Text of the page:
Lead Sampling and Information 2020
The Michigan Safe Drinking Water Act has changed to better protect your health. New water sampling rules have been added to better detect possible lead in your drinking water. These changes require communities, including Hazel Park, with lead service lines and older housing stock, to do more sampling. In addition to sampling requirements performed in 2019, in first 6 months of 2020, the city sampled 62 sites.
Note: The water purchased from GLWA for the City of Hazel Park does not contain Lead and is Safe. Water mains used to move the water throughout the city are not made of lead. Sampling is performed at locations that have a lead service line from the city water main to the address.
The City of Hazel Park issued a Public Advisory on the lead sampling performed in the first 6 months of 202o, which can be found at this link.
The Public Advisory provides information of the sampling results as it relates to lead levels from samples performed on private water service lines. It also outlines steps you can take as well as actions the city will be performing.
You will also find links to several resources from the State of Michigan, Oakland County and other sources. Click here
for a document that provides "Important Information About Lead In Your Drinking Water."
Below please find additional guidance and resources:
Obtaining a water filter
The City of Hazel Park in partnership with Department of Health and Human Services (DHHS) and the Oakland County Health Department (OCHD) will be hosting a free Drive-Thru Filter or Replacement Filter Cartridge Pick-Up Event at the Hazel Park Ice Arena for Qualifying households on:
July 30, 2020 from 3:00pm to 6:30pm
August 6, 2020 from 3:00pm to 6:30pm
To Qualify, your household must have the following:
- A child under age 18 living in the household
- A child under the age 18 spending several hours every week at least 3 months of the year in the household (Note: For-profit daycares are not eligible)
- A pregnant woman living in the household
- Someone receiving WIC benefits and or Medicaid insurance
- Difficulty affording a filter and replacement cartridges (filters cost about $35 and replacement cartridges cost about $15).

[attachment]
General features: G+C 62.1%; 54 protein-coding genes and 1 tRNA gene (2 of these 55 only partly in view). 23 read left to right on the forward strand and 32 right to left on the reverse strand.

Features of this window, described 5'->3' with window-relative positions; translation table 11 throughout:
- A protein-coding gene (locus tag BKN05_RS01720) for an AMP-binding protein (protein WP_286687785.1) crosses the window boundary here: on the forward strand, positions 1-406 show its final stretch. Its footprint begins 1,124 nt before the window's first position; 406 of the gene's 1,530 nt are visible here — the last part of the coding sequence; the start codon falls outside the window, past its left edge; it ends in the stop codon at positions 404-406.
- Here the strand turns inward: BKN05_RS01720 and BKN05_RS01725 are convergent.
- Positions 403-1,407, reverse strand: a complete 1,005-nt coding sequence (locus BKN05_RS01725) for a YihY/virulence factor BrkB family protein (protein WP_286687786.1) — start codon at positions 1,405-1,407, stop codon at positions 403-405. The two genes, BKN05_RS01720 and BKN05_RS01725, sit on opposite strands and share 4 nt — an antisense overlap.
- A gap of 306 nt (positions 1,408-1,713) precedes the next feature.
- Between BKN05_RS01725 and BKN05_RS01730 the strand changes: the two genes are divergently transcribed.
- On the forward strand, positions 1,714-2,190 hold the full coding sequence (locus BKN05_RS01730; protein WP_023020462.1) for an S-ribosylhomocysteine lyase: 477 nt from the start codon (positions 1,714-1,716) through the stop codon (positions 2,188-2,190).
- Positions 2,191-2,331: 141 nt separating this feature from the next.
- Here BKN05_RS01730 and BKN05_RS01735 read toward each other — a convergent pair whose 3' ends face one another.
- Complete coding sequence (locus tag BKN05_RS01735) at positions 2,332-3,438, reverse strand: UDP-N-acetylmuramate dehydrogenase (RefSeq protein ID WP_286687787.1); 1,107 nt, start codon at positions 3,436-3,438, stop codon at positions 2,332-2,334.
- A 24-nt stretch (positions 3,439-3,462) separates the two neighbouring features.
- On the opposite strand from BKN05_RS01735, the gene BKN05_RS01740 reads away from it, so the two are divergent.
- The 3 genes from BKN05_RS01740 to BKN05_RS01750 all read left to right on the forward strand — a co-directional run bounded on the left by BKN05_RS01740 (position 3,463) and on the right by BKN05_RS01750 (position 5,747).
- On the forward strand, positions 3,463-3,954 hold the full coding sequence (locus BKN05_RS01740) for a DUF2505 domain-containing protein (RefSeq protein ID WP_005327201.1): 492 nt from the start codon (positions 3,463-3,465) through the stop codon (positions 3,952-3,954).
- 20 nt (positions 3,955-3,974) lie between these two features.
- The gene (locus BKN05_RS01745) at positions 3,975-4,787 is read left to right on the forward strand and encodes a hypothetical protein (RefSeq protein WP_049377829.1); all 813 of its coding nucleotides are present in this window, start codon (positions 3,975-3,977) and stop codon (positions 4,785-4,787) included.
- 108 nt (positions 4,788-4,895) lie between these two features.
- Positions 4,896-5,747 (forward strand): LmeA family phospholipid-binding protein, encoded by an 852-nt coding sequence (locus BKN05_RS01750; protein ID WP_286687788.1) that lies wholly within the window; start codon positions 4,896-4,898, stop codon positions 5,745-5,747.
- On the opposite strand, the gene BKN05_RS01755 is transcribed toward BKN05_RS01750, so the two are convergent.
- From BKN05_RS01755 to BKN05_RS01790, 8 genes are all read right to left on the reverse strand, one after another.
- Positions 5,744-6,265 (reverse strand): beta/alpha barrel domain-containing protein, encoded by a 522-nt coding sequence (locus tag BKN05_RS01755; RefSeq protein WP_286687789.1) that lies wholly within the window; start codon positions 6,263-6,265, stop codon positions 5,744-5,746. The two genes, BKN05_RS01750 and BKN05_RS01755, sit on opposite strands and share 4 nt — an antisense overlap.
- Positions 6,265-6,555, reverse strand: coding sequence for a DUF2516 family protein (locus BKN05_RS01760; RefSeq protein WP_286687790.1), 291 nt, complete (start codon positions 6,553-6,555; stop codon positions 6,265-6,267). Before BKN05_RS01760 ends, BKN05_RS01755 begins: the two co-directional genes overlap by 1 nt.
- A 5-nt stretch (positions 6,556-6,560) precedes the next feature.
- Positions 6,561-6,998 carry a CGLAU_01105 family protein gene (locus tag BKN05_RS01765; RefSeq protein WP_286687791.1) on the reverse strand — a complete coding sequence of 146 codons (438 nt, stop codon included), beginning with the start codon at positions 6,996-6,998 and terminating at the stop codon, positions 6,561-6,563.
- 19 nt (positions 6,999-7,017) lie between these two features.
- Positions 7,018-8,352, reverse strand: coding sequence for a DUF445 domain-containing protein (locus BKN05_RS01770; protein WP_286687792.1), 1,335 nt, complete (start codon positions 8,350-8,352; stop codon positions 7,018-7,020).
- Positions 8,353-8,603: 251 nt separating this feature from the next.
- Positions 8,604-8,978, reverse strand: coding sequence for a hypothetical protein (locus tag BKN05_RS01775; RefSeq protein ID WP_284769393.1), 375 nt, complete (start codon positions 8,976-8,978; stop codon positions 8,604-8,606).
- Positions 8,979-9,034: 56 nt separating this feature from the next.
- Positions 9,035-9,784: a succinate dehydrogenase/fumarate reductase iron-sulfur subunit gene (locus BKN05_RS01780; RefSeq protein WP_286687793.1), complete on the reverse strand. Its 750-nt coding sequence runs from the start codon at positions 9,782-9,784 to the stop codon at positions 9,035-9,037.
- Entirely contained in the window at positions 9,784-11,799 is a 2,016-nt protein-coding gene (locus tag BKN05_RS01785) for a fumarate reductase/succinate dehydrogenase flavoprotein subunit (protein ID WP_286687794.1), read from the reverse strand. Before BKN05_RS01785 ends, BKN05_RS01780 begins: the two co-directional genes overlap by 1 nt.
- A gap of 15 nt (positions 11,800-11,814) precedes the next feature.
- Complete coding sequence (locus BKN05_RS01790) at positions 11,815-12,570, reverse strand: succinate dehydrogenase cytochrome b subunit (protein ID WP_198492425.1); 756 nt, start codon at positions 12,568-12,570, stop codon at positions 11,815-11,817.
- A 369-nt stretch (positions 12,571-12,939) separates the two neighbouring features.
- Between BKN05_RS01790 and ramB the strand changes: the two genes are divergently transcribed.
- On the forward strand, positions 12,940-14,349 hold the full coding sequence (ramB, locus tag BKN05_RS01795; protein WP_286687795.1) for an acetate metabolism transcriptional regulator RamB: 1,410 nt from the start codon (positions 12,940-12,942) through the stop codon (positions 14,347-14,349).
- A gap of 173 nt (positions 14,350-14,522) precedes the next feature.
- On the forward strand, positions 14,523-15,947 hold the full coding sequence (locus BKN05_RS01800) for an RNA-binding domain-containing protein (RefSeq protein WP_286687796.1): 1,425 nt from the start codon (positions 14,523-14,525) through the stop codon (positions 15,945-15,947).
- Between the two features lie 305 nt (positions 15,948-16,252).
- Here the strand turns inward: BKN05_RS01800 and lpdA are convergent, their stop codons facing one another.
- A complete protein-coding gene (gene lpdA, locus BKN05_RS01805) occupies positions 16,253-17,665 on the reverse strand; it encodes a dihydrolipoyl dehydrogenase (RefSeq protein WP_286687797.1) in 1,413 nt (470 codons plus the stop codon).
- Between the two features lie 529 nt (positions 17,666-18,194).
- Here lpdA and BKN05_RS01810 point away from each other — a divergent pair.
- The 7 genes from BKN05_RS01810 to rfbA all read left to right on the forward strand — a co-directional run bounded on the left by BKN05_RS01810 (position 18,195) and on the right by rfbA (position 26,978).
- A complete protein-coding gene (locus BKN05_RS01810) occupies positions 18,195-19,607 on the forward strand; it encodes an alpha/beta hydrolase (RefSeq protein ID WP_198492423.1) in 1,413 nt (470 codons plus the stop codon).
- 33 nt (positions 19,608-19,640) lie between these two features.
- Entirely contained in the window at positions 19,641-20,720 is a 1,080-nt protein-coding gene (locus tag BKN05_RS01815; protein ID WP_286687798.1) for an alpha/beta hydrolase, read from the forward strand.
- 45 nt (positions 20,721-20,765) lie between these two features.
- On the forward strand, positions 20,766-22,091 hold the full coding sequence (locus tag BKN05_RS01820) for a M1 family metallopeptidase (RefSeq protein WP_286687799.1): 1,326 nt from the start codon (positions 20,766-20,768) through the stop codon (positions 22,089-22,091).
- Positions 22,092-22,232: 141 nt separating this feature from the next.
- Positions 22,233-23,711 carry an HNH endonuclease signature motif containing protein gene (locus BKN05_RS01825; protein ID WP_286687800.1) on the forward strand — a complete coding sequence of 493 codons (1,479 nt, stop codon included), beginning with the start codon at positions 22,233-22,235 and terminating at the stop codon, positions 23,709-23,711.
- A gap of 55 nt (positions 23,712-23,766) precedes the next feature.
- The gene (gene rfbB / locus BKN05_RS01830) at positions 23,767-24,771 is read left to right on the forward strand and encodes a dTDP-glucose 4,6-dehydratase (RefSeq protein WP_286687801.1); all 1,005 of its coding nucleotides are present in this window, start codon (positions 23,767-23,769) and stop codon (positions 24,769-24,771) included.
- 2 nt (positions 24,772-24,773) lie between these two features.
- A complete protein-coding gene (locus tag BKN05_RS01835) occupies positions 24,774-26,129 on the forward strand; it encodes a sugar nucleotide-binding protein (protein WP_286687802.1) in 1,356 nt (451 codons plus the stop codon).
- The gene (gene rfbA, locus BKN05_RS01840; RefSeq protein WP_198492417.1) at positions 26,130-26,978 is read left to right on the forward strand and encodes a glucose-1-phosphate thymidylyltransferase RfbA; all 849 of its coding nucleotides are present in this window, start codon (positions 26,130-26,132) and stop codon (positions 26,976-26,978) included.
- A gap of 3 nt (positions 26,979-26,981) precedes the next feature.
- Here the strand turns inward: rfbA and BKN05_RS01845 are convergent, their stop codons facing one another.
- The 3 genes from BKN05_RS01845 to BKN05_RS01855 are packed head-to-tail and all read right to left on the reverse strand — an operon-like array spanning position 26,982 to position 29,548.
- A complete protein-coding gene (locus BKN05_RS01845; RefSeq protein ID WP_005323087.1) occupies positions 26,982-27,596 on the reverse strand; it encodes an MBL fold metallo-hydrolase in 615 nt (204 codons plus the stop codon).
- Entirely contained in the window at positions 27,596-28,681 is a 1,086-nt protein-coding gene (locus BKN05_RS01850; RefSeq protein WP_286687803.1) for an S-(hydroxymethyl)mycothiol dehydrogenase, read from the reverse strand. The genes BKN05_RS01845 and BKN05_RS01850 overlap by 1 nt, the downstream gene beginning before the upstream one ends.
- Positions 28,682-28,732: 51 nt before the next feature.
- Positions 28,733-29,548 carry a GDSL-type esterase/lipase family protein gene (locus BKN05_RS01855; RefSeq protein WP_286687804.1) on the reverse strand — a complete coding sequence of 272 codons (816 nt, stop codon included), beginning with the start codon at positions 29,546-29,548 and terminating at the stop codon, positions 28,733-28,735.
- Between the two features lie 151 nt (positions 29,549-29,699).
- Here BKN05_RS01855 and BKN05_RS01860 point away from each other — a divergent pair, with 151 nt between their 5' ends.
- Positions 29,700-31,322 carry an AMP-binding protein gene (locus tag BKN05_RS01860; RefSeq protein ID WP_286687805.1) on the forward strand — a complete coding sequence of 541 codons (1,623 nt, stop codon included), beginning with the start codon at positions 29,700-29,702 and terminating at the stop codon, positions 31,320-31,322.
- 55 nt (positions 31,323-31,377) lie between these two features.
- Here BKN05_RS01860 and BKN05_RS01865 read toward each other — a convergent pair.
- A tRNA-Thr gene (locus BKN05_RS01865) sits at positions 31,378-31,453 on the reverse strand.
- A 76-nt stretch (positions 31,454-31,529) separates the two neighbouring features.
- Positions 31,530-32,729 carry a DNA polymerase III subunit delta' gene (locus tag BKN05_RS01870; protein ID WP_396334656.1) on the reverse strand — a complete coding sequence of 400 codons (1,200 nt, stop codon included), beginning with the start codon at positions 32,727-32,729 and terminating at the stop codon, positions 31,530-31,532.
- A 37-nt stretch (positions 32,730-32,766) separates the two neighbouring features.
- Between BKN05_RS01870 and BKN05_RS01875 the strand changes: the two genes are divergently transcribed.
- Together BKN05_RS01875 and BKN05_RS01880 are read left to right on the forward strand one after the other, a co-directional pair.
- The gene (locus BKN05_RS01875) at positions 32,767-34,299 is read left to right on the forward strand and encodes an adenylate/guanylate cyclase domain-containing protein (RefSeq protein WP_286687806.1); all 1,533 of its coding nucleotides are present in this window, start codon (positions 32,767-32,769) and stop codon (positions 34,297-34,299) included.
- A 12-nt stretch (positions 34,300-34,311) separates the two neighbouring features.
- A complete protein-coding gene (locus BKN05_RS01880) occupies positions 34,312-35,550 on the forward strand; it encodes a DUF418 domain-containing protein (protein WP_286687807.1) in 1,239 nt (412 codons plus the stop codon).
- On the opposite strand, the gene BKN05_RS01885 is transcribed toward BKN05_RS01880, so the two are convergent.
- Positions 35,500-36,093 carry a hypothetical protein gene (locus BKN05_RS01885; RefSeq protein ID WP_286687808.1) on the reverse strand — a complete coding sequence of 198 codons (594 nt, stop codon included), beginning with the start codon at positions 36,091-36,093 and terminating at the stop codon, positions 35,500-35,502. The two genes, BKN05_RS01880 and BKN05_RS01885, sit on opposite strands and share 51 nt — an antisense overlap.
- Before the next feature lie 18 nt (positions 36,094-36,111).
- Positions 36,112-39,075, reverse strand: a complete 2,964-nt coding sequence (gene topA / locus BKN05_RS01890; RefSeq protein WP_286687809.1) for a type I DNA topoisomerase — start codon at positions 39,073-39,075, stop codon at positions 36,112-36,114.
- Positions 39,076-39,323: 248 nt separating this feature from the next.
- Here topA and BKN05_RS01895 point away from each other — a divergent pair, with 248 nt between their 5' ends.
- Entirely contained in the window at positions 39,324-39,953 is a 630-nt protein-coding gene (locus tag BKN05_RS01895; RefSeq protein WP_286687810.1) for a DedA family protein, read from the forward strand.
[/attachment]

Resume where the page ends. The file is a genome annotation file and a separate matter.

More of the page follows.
Residents that are not able to attend the drive-thru event may still obtain a water filter until further notice:
Qualifying residents will need to contact the “DHHS Filter Hotline” 1 (517) 284-1283.
DHHS will arrange for a filter or replacement cartridge to be dropped off on your front porch or pickup at the Oakland County Health Department, 27725 Greenfield Road, Southfield…contact the hotline for instructions.
Should you want to Sample you Home
If you are interested in sampling your water yourself, please select a state-certified laboratory. A list of state-certified labs can be found at this link
Oakland County Environmental Health at 248-858-1312 to discuss sampling options.
Once its determined what type of sample is to be collected, residents would be able to purchase online or pick up at the Oakland County Health Department curb side. Please contact the County for instructions. The addresses and phone numbers are:
North Oakland Health Center 1200 N. Telegraph Rd. Pontiac, MI 48341 (248) 858-1280
South Oakland Center 27725 Greenfield Rd. Southfield, MI 48076 (248) 424-7000
Prices are as follows:
COUNTY RESIDENTS (water source must be IN OAKLAND COUNTY)
Partial Chemical $10
Lead and copper $24
OUT OF COUNTY (water source outside of OAKLAND COUNTY)
Partial Chemical $18
The Nurse on Call (NOC) hotline offers information about health and related resources. Calls are answered by Oakland County Health Division Public Health Nurses Monday-Friday from 8:30 a.m.-5 p.m.
Contact NOC by calling 1 (800) 848-5533 or via email at firstname.lastname@example.org
Additional information regarding the new regulations and lead safety can be found on the EGLE website at:
Below is a diagram showing how a service line runs into your home.
Covid-19 concerns regarding water usage for addresses that have a lead service line…
Is it OK to use lead-containing water to wash my hands?
Yes! Human skin does not easily absorb lead from water.
Even if you have lead in your drinking water, you can wash your hands with water that is not filtered or flushed.
Public Health advises residents to wash hands often and for at least 20 seconds with soap and water to help prevent the spread of coronavirus (COVID-19).
You can use water that has not been filtered or flushed for:
- Showering or bathing (avoid swallowing the water)
- Washing hands, dishes, or clothes
To learn more please visit, Michigan.gov/coronavirus or Michigan.gov/MiLeadSafe